Looking Past the Screen: An Interview with Rhea Guntalilib
Freelancers from different background, skills and passion are becoming even more popular in the country. Various communities aiming to spread online entrepreneurial awareness serves as one of the encouragement on our endeavours.
Aside from the fact that some, if not most freelancers get to pursue their passions heeding the call of the virtual universe, online jobs have also served convenience and comfort from the downside of corporate setting; taking commute as an example. This is not a rant post however, but a very special one as inspired by a fellow freelancer we stumbled across from a freelancing community.
Rhea Althea Guntalilib was employed as a Software Development Analyst, before she discovered freelancing. She experienced both the ups and downs of working on a 9-5 job (yes, including commute), but in a much different perspective: she has been blind. The online industry has served as an avenue for her to advance in her career in spite of the challenges.
We were privileged to have her interviewed, so without further ado, we’re hoping that her story will amaze you.
I’ve known about the online industry way back before when I was still in college. In fact, it has been one of my primary goals after graduation – to be an online worker mainly because of the convenience it brings especially with my condition. However, God probably had other plans when I graduated because right after college, I was blessed to be hired as a Software Development Analyst in one of the Telco giants here in the country.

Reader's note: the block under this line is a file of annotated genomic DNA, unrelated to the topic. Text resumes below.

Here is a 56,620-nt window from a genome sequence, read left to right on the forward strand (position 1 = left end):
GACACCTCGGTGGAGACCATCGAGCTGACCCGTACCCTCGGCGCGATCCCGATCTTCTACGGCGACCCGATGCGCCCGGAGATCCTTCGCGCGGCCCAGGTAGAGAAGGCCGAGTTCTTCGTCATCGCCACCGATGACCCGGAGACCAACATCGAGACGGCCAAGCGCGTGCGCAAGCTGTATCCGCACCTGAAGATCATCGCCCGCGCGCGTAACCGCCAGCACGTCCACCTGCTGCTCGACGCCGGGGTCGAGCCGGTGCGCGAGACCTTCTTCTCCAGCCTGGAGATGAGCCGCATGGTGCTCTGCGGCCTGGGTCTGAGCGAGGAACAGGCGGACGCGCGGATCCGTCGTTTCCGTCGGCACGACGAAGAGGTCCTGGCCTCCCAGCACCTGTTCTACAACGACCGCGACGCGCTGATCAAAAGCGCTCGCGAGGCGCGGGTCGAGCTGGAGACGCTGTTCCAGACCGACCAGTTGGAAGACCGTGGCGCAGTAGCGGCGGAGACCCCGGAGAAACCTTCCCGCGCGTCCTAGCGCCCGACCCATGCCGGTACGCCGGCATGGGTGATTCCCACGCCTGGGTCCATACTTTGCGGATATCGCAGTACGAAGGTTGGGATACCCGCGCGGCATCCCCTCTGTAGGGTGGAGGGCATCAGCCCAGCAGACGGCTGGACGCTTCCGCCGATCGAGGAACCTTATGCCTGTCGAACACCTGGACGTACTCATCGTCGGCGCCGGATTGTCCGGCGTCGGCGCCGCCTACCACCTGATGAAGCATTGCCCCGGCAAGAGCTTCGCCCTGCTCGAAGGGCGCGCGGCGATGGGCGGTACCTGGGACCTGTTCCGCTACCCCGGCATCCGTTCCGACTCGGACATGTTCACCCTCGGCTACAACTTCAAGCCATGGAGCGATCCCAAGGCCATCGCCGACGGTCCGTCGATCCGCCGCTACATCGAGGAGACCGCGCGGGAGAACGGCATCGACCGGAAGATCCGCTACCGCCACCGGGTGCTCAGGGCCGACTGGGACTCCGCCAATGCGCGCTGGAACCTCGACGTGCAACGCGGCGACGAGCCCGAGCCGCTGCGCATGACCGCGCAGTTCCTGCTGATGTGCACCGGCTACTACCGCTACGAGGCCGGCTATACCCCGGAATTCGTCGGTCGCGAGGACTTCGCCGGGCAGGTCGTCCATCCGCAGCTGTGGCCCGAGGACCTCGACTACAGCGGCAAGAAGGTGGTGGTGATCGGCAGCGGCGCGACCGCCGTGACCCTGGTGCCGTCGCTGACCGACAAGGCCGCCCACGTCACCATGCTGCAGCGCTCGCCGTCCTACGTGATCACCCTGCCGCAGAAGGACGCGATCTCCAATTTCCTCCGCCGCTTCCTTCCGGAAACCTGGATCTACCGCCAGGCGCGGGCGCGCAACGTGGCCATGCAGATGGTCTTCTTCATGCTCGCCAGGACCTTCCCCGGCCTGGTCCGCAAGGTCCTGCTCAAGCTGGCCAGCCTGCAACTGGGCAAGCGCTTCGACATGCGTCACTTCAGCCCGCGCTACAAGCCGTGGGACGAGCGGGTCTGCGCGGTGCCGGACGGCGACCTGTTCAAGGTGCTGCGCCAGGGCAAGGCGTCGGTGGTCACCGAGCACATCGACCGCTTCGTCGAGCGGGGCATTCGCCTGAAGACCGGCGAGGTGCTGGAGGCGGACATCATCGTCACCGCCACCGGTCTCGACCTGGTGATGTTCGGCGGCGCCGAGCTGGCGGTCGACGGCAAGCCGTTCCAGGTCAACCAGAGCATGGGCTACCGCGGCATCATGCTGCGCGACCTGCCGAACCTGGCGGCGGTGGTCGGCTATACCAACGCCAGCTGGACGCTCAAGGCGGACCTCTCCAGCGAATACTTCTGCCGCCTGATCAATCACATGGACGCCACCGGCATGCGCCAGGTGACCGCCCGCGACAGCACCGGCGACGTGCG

I had my own fair-share of ups and downs in working alongside sighted colleagues. For one, I definitely learned a lot, but on the flipside, I also experienced frustrating and depressing difficulties because of my blindness. There goes the dilemma of daily commute from Quezon City to Makati; wherein I lay my safety on the line every single day since I ride the MRT to and from work. Above all, and probably my biggest reason for wanting to work online is I feel like I’m being deprived of the career growth that I deeply thirst. The main struggle that I faced is the software compatibility issues that I had between the screen reading tool for the blind that I am using versus the tools that we use in the office. I felt like I can’t maximize my potentials; I can’t be productive because of these barriers. Add up to it is the fact that I can’t acquire trainings because some of the partner vendors don’t want to accommodate me because of my situation.